Lead Research Organisation: University of Exeter
Department Name: Physics


The data storage capacity and the speed of operation of a modern laptop computer are orders of magnitude greater than those of the first computers that occupied several large rooms. To maintain the pace of progress, both the physical bit size and the data access time must be reduced even further. Under these circumstances, the nano-magnetic technology is becoming one of the strongest players in the multibillion dollar market for high speed miniature devices for data storage and processing.This constitutes the main practical motivation for the proposed research programme which has the overall aim of gaining an ever-faster control of nanoscale magnetic structures by means of sub-picosecond optical and magnetic pulses. This will require that several issues of fundamental importance be resolved, extending our knowledge and understanding of ultrafast nano-scale magnetic dynamics to a new level.The basic phenomenon exploited in the project is the Inverse Faraday Effect due to which circularly polarised optical pulses can generate sub-picosecond pulses of magnetic field (so called photo-magnetic field), which are orders of magnitude shorter than the fastest electrical and magnetic pulses produced electronically or in ultrafast photo-diodes. The pulsed photo-magnetic field due to optical pulses from an ultrafast laser will be used to manipulate the magnetisation either directly, by using the photo-magnetic field itself, or indirectly, by converting it into pulses of the Oersted magnetic field within a novel device called a Faraday Optical Transformer. The magnetisation precession excited in magnetic thin films and nanoscale elements will be then traced magneto-optically by measuring the change of polarisation acquired by a delayed optical pulse (a probe ) upon reflection from the pumped sample. The magnetisation dynamics will be studied and imaged in both small (spin waves) and large (180 degrees reversal) amplitude regimes. A combined action of multiple pulses of photo-magnetic, Oersted and / or microwave fields will be investigated and used to optimize magnetic switching characteristics.The proposed research falls within the EPSRC's Nano World (Magnetic materials), Quantum Realm (Interaction of Light and Matter), and Miniature Machines (Photonics and Optoelectronics) priority areas.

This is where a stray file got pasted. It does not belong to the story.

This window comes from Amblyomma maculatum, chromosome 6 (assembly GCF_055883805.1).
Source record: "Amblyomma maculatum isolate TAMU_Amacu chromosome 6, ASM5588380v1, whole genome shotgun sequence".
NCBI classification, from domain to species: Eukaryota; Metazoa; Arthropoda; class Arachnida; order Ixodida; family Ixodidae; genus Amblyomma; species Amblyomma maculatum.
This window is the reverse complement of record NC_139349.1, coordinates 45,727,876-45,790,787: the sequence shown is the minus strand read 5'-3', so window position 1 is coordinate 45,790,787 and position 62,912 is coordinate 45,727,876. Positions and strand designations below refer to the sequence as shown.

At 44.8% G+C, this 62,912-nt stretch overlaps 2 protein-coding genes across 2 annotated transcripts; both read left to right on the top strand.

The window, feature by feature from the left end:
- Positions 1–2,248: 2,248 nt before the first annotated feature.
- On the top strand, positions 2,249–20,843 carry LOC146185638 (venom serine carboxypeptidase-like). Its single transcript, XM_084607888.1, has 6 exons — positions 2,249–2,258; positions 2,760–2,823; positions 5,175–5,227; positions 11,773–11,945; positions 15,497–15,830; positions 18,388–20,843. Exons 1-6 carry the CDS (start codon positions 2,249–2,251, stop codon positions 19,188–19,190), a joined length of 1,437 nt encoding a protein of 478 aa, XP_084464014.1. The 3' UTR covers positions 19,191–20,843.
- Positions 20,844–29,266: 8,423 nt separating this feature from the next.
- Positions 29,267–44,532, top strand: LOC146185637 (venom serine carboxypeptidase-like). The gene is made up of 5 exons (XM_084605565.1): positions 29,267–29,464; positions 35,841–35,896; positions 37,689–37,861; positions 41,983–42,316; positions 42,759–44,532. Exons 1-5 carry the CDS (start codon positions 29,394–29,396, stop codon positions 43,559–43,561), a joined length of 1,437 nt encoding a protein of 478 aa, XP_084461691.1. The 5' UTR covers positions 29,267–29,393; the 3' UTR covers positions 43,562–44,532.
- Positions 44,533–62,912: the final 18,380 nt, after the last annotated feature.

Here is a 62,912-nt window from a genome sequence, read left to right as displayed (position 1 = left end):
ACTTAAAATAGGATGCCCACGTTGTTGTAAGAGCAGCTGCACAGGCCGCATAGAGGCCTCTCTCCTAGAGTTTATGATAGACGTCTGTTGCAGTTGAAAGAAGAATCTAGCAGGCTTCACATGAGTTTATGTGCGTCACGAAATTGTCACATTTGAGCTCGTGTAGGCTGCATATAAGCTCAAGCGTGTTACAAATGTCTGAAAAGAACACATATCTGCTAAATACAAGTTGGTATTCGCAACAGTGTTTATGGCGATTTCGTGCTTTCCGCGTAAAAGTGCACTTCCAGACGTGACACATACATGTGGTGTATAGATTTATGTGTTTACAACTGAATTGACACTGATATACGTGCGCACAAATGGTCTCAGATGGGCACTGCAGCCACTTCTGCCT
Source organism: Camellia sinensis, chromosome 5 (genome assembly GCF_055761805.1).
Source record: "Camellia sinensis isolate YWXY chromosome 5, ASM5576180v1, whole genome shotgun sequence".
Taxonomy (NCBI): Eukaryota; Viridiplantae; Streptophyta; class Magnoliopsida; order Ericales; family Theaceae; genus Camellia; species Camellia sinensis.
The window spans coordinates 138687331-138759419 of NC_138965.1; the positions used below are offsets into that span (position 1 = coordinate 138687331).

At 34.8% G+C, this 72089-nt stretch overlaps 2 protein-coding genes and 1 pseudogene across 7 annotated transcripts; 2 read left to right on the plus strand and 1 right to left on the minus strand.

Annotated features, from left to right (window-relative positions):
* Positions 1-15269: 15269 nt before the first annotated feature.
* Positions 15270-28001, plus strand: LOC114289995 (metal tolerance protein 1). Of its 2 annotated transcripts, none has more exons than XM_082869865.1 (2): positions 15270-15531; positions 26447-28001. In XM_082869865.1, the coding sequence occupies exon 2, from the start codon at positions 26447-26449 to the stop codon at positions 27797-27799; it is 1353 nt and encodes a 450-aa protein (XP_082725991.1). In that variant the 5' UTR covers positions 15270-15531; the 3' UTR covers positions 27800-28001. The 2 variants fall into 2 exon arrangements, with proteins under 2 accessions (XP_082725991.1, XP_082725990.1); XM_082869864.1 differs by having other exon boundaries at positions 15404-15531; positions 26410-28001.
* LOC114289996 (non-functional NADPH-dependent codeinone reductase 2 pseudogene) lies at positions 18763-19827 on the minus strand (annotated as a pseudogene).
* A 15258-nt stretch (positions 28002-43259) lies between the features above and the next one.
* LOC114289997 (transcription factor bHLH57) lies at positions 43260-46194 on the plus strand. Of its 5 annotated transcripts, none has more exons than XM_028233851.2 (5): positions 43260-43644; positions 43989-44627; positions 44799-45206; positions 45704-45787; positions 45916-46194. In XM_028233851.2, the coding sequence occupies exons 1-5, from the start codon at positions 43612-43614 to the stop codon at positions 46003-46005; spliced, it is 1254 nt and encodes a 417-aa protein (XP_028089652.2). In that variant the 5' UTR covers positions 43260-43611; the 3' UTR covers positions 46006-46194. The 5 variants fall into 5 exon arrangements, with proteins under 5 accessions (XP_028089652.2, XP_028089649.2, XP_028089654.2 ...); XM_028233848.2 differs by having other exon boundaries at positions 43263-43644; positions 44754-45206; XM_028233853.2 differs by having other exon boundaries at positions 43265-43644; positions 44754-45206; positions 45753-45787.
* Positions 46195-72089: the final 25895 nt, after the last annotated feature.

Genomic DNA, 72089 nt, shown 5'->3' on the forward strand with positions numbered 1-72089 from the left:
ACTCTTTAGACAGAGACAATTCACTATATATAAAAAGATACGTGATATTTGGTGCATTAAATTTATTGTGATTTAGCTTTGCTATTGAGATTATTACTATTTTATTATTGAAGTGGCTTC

Description Definition of the research field of magnonics as the study of spin waves (waves of magnetisation, the quanta of which are called "magnons") and technology of spin wave ("magnonic") devices and metamaterials.

Control of the dispersion of collective spin wave modes in arrays of magnetic nanoelements by tailoring the geometry of the constituent nanoelements.

Resonant coupling of free space microwaves into spin waves with orders of magnitude shorter wavelength.

Magnetically programmable magnonic valve and phase shifter.

Time resolved optically pumped scanning optical microscopy (TROPSOM) and its application to imaging of spin waves excited in thin magnetic films, magnonic crystals and metamaterials by focused femtosecond laser pulses.

Curvature induced anisotropy in curved magnonic waveguides.
Exploitation Route Continuing the research with an eventual application within consumer products.
Sectors Electronics,Energy
Description Further investigations in the relevant research fields.
First Year Of Impact 2009